Weekly Devotion
 
 
 
 
 
 
 

Reset – Reset My Direction

“‘But you will receive power when the Holy Spirit comes on you; and you will be my witnesses in Jerusalem, and in all Judea and Samaria, and to the ends of the earth.’ After he said this, he was taken up before their very eyes, and a cloud hid him from their sight.” ‭Acts‬ ‭1:8-9‬ ‭NIV‬‬

Hitting buttons is part of our modern day culture. When we want something to change we hit a button. So, you’re late for work at your office on the 10th floor and you jump into an open elevator, only to find that the doors aren’t closing fast enough. So, you jab at the “close door” button four or five times and, after a slight delay, the doors ease closed. Thus, leaving you satisfied you have moved this slow elevator on its path. Button pushing changes things – right?

Button pushing can help you navigate life and make a difference by letting you control things around you. Or at least you think it can control things around you. Sometimes those things you thought you were controlling, weren’t under your control at all. You may have heard of the “placebo effect” in medicine. It is where doctors in a study give a control group of patients useless sugar pills but tell them they are real medicine, and the patients’ brains convince them that the pills are the real deal. They begin to feel better and see improvement in their health not because of medicine but rather because of the psychological effect. Well, the truth is the placebo effect isn’t just for medicine anymore. Indeed, every day we’re encountering things that convince our brains we are controlling things.

That “close door” button in the elevator, for example, isn’t actually there for you to push. It only works when a key is inserted in the elevator panel by a firefighter or maintenance worker. Push it all you want, but the door will close when it’s programmed to do so every time. Ever since the Americans with Disabilities Act, the doors wait a little longer to close no matter what. Manufacturers could put a sign on the button saying something to that effect, but that’s a hassle. It’s easier to let the public believe they are the masters of elevator control.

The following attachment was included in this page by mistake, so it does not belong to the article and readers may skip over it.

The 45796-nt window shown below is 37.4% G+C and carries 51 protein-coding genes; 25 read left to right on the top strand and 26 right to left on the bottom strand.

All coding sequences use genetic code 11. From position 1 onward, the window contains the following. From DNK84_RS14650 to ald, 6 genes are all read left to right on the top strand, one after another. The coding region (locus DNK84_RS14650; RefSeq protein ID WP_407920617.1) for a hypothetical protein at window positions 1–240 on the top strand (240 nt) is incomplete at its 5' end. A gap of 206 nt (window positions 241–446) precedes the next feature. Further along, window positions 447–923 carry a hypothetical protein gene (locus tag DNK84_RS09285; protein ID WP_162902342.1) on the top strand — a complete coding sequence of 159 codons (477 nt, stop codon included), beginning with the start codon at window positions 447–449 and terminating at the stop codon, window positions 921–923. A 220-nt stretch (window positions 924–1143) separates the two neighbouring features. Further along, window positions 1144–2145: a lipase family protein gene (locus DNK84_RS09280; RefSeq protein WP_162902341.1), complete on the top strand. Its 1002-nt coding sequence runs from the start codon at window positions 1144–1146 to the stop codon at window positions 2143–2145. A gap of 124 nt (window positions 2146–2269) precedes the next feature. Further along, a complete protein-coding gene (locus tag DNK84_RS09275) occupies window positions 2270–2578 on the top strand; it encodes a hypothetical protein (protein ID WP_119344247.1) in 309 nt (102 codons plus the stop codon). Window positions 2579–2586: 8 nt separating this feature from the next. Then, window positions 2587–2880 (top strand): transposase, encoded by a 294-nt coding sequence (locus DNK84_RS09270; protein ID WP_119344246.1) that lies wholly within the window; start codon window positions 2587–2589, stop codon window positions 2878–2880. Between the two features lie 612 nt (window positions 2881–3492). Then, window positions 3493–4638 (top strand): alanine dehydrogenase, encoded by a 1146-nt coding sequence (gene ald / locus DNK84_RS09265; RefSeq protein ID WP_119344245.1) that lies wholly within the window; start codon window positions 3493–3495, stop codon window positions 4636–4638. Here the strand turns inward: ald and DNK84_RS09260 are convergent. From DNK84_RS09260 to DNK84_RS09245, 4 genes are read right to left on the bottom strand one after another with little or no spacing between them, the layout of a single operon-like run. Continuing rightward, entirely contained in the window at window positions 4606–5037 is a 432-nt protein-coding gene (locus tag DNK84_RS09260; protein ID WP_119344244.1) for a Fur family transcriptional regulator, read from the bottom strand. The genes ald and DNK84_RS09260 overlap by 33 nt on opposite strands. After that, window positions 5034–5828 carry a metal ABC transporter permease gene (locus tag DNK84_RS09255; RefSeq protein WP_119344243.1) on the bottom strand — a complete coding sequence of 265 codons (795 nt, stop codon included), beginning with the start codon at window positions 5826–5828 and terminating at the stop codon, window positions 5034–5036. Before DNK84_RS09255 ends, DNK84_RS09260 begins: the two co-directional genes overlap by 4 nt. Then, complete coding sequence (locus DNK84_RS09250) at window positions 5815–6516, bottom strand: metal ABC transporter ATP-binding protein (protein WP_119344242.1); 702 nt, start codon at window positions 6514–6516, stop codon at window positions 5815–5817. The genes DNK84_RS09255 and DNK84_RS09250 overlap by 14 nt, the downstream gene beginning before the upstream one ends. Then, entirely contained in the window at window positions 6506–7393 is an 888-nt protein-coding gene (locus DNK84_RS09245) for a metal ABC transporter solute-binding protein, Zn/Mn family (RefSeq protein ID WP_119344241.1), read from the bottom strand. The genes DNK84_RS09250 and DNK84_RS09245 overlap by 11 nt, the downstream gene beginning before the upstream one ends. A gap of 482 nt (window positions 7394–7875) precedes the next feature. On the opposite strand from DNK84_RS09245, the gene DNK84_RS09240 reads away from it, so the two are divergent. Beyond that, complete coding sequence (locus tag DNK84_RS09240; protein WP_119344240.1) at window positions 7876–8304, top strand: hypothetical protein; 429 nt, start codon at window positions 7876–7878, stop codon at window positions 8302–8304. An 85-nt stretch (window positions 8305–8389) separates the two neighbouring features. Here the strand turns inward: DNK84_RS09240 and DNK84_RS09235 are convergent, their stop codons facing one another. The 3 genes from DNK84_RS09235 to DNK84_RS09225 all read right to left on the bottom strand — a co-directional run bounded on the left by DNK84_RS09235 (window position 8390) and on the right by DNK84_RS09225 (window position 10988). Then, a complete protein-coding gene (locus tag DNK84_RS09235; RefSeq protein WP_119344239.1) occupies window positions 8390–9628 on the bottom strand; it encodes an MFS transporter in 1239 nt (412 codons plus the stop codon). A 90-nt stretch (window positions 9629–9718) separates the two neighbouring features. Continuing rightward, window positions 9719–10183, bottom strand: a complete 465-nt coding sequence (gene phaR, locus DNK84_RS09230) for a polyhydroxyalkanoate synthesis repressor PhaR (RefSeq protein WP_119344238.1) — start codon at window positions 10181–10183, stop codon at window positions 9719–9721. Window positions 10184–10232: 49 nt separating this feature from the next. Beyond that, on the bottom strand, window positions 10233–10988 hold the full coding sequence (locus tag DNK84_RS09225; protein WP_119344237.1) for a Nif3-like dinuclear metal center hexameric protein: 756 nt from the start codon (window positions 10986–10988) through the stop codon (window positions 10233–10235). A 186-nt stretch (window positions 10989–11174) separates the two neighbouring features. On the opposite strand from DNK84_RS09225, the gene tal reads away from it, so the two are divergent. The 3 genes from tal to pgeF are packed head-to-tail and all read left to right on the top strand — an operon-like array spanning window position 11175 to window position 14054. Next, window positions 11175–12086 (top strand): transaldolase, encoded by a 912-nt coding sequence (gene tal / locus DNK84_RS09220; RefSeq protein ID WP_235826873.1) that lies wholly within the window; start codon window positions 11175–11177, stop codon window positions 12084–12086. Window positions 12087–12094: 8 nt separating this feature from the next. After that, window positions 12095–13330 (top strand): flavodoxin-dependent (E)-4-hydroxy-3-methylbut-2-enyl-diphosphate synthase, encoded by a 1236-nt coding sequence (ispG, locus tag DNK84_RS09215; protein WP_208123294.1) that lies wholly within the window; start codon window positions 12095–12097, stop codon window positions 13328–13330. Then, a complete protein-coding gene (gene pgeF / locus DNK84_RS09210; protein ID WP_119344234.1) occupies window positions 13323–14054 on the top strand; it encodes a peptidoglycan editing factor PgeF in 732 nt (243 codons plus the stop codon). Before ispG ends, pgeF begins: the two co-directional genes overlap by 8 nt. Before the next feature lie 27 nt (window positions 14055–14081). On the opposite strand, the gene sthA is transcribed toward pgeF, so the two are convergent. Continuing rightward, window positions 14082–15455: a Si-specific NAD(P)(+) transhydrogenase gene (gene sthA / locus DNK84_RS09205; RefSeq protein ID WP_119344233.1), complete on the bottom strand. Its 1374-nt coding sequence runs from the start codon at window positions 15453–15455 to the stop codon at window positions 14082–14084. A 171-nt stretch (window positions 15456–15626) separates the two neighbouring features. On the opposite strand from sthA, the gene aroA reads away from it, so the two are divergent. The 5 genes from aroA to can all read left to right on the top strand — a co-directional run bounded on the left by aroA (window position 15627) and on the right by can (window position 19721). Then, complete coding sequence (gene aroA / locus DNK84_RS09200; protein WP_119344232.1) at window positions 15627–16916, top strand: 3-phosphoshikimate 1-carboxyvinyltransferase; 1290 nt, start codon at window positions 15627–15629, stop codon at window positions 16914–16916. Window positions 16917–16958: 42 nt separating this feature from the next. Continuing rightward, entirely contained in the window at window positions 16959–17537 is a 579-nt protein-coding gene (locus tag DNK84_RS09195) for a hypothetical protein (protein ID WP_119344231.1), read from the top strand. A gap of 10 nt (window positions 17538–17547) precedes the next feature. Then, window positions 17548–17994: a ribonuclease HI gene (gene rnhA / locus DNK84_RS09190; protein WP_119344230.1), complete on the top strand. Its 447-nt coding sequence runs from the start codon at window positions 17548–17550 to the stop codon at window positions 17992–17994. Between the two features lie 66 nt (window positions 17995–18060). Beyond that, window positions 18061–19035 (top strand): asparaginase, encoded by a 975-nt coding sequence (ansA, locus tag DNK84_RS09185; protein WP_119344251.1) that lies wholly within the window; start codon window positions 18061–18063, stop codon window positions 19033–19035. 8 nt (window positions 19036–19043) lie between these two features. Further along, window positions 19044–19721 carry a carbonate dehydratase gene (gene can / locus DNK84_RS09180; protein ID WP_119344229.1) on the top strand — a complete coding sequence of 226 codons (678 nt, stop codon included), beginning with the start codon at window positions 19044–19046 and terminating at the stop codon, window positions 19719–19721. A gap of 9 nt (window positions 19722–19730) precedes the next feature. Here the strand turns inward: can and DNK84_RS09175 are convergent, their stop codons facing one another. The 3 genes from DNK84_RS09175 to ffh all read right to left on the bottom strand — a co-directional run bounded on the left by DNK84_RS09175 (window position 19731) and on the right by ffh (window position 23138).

Jesus knows it is easy for us to get distracted by control, anxiety, or even addictions. But instead Jesus tells His disciples and us “to receive our power from the Holy Spirit.” A reset life is not a one time occurrence. We can’t just push a button and hope everything changes the way we want. We’re called to focus our direction on God daily, making our relationship with the Spirit our highest goal. Then, and only then, a true “reset” can happen.

In Christ love and service,

Pastor Paul Marzahn



Reset – Hitting Reset

“Then the eleven disciples went to Galilee, to the mountain where Jesus had told them to go. When they saw him, they worshiped him; but some doubted. Then Jesus came to them and said, ‘All authority in heaven and on earth has been given to me. Therefore go and make disciples of all nations, baptizing them in the name of the Father and of the Son and of the Holy Spirit, and teaching them to obey everything I have commanded you. And surely I am with you always, to the very end of the age.’”
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Have you ever had to do a hard “reset” on your phone? I did recently and it went back to the beginning. If it wasn’t backed up it was gone. I had to start over. Three days after His death, Jesus did a reset in His ministry by coming back from the dead. He proved His authority and His divinity through His resurrection. He revealed Himself first to women at the tomb, and later to two men on the road to Emmaus. On that road He explained everything about the fulfillment of the Hebrew Scriptures. He explained, or rather re-explained, how God had spoken through Scripture from the very beginning about a Savior who would come and die the death we deserve to die, and then live so we could have life in Him. Jesus told them once you know this and understand it then everything else changes. That is why the men exclaimed their hearts were burning. Jesus had reset their faith lives.

After the road to Emmaus, Jesus headed to the Galilee region to meet with Peter and six other disciples. He once again pushes the reset button with Peter as He reconciles His relationship with him. Through His words and actions Peter is challenged to reset his life and ministry to go make disciples. In today’s passage Jesus continues to preach His message of making disciples. He challenges the eleven disciples to expand this ministry to all the nations and to teach them all they need to know.

The resurrected Jesus is calling you to follow Him just like His other disciples did. He loves you with incredible love, and He wants you to experience Him as your greatest treasure through all of life’s circumstances. From now until the end of time you’re invited to experience Jesus. May your faith be reset by Jesus, and may you go and share your faith with others.

In Christ’s love and service,

Pastor Paul Marzahn



Now What? – Reconciliation